Categories: Best Practices, Fighting the Stereotype, Found Love

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The enclosed back porch is now a staging area.

What once was a pleasant summer room with its jalousie windows is now a curiosity shop, full of the leftovers, the no-longer-neededs, of my life. The chestnut table we used to sit at with the girls when they were small is covered in detritus: old toys, unwanted books, Christmas decorations, artwork, unused tools and wood, broken vacuums.

Once, the table hosted barbecued chicken and roast corn-on-the-cob and summer brew and dear friends and family. We had plans for the porch, back then. We would paint it, put down a new floor, build a deck extending into the backyard.

Every day I am more at ease with the fact that these plans will be someone else’s plans, in the end.
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Happy 2011

Categories: Best Practices, Fighting the Stereotype, Found Love

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I am not going to resolve anything for 2011, at least, not today. I am not even going to be resolute about anything today. I am not even going to think about high or low resolution today.

Today, I am going to pack.

Because I got one helluva Christmas present this year. Maybe the best present of all time. I am beginning to think there is something to that visualization stuff.

Holy freezing magical Northern crap, Santa. Two degrees south of the Arctic Circle, here I come.
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Shifting

Categories: Fighting the Stereotype, Found Love

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My life is shifting.

Tectonic plates of past, present and future do the bump-and-grind, and I have to laugh. There is movement, suddenly, beautifully. And in spite of the churning, as my life redefines itself, I feel more anchored, more grounded to my own earth, than I have in a very, very long time.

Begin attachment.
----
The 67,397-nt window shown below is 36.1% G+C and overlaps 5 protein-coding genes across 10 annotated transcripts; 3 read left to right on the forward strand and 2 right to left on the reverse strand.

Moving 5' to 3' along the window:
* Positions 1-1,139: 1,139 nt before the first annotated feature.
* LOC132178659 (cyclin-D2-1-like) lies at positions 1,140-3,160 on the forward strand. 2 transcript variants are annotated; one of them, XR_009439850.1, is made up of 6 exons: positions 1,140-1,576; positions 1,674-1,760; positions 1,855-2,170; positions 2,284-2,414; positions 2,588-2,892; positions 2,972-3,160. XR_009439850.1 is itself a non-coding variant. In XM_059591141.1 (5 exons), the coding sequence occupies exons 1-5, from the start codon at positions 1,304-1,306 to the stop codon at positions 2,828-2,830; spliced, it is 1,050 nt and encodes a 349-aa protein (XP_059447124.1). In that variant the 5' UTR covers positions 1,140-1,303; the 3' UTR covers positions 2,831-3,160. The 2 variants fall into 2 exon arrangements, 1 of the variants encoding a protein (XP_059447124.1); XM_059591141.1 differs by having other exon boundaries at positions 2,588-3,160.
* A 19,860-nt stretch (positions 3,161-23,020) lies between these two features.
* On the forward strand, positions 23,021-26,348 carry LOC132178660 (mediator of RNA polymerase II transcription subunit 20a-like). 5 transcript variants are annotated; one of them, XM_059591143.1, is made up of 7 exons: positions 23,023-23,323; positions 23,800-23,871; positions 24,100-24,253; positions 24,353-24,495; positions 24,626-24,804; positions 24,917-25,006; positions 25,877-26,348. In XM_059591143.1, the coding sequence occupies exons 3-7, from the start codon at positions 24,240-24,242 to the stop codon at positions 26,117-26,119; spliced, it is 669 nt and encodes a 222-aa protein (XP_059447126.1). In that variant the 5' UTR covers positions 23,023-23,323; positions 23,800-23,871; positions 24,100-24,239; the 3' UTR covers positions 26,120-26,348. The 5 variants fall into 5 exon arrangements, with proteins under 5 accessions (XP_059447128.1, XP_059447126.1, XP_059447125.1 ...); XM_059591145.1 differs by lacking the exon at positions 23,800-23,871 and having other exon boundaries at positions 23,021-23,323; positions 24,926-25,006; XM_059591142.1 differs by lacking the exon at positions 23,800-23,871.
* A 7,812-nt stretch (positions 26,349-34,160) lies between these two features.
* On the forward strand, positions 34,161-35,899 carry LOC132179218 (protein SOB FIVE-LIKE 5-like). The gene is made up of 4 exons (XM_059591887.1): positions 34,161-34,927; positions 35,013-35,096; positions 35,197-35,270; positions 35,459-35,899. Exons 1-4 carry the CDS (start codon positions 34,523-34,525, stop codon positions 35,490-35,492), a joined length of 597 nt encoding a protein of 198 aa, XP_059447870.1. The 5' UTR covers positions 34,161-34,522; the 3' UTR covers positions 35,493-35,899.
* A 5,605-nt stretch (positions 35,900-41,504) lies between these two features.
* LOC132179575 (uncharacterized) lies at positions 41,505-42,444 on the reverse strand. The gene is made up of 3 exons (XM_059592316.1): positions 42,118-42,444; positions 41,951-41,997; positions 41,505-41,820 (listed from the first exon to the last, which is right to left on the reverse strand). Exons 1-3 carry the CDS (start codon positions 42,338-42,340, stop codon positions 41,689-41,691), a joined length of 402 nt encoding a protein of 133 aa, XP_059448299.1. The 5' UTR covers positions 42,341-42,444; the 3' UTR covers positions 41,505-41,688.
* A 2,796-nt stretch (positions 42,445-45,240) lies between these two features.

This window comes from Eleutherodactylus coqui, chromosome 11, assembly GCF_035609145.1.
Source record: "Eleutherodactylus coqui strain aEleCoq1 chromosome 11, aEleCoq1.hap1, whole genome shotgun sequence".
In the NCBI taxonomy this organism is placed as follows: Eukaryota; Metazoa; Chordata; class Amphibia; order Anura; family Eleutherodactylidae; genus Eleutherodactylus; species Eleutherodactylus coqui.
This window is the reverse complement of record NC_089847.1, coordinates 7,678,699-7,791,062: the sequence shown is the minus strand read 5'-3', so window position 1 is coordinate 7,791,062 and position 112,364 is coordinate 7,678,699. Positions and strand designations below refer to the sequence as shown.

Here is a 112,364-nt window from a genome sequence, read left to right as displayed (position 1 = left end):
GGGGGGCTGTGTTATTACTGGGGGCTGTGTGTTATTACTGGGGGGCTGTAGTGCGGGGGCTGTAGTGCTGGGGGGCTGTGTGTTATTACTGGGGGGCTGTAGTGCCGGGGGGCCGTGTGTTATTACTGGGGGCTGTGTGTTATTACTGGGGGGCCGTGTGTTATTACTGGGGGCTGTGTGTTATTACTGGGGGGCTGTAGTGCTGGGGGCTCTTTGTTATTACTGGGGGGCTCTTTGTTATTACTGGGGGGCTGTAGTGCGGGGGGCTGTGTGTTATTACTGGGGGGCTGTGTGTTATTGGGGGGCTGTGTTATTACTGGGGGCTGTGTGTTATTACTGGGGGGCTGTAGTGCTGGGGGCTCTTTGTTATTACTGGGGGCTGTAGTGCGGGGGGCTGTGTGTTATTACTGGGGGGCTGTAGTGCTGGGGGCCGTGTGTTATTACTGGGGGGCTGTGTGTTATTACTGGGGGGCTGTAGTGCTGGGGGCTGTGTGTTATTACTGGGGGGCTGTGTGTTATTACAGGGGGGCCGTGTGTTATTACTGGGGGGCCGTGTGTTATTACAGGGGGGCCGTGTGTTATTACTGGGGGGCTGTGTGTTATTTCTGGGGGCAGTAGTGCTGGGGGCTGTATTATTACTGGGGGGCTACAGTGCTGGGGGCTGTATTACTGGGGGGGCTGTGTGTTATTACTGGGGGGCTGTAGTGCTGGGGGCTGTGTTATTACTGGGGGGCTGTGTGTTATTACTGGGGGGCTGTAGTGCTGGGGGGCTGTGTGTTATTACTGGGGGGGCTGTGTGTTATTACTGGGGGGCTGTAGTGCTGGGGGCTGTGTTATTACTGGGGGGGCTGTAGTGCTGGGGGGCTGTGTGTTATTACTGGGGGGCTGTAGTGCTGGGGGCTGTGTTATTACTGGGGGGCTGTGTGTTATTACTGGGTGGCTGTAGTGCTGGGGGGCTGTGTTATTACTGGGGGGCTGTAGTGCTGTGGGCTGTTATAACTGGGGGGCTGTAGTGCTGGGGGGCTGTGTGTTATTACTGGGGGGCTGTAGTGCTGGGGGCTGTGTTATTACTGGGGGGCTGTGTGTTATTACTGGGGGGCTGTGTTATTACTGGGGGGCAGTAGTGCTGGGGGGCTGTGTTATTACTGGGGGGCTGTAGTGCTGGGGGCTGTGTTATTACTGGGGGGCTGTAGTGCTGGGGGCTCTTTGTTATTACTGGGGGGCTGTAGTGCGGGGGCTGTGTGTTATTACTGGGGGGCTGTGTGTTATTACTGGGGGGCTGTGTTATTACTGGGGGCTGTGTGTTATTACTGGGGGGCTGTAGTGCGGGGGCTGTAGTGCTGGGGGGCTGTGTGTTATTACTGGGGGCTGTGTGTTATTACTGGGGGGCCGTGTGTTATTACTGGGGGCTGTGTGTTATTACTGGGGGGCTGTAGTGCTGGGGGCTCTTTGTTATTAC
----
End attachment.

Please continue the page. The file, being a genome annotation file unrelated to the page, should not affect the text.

I just returned from San Diego, a place I’d never felt compelled to visit. But I have friends and family there. I imagined a 40th birthday bonfire on a beach, right by the surf. Did such things exist? Even wondering if I could make such an event happen was forward motion.


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Single Mom + London = {sigh of Valentine bliss}

Categories: Fighting the Stereotype, Found Love

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So here’s what’s nice about Valentine’s Day this year:

My Valentine? Is London. As in, the city of. It totally hearts me, and I totally heart it back. We’re skipping the chocolate and the roses, but we are totally, totally going to make out, and I might let it go all the way.

No! Really! It’s TRUE! If you are reading this, I’m in London RIGHT NOW! Pip pip! Cheerio! Pints of ale! Pub lunches! Fish and chips! Double-decker buses! Cobwebby bookshops! Oxfam stores! Ribena! Adorable children saying things like “satsumas” and “knickers” in their darling British accents!
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Introducing the New Single Mom at Work

Categories: Found Love, Tentative Steps

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I don’t wish Single Motherhood on anyone.

It’s not a situation that any woman enters into with glee and racing anticipation - no little girl grows up with dreams of becoming a Single Mom.

And yet, I can say with full certainty:  I would not trade the last two years for anything.  They taught me more than four years of University, several trips around the world, and four years in a monogamous, committed relationship ever could.

I say this with knowledge of the risk of sounding trite: those two lonely, soul-searching years taught me how to be happy and confident with my tiny party of two.


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No longer a single Mom

Categories: Found Love

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I’ve been missing in action from this space, struggling for several weeks with what I would write.  This column is called Single Mom at Work, and it’s been a diary of my experiences of heartbreak, hope, balance, and the all-encompassing undercurrents of this life: happiness and stability.

When I started writing for Work It, Mom!, my little boy was just two years old.  We spent our time mostly alone: on the beach searching for scuttling creatures, in the forest twirling in the rain and stomping mud soaked boots.  Looking at the clouds in the air, searching for the future in a promising ray of light.  I made dinner for him and ate the leftovers off his plate.  My Mom took him while I did my business trips: exhausting day jaunts to San Francisco and LA when I’d leave the house at 4am and return near midnight, my Mom asleep on my couch and my still-wee boy entangled in his blankets, dreaming.  I’d kiss his head and creep to my room and set my alarm for two hours later, when I needed to complete a freelance project.  I supported the two of us with no financial aid from my son’s Father: it compelled, exhausted, and terrified me while simultaneously filling me with a kind of pride.  I could do this, I was doing this, albeit sometimes barely.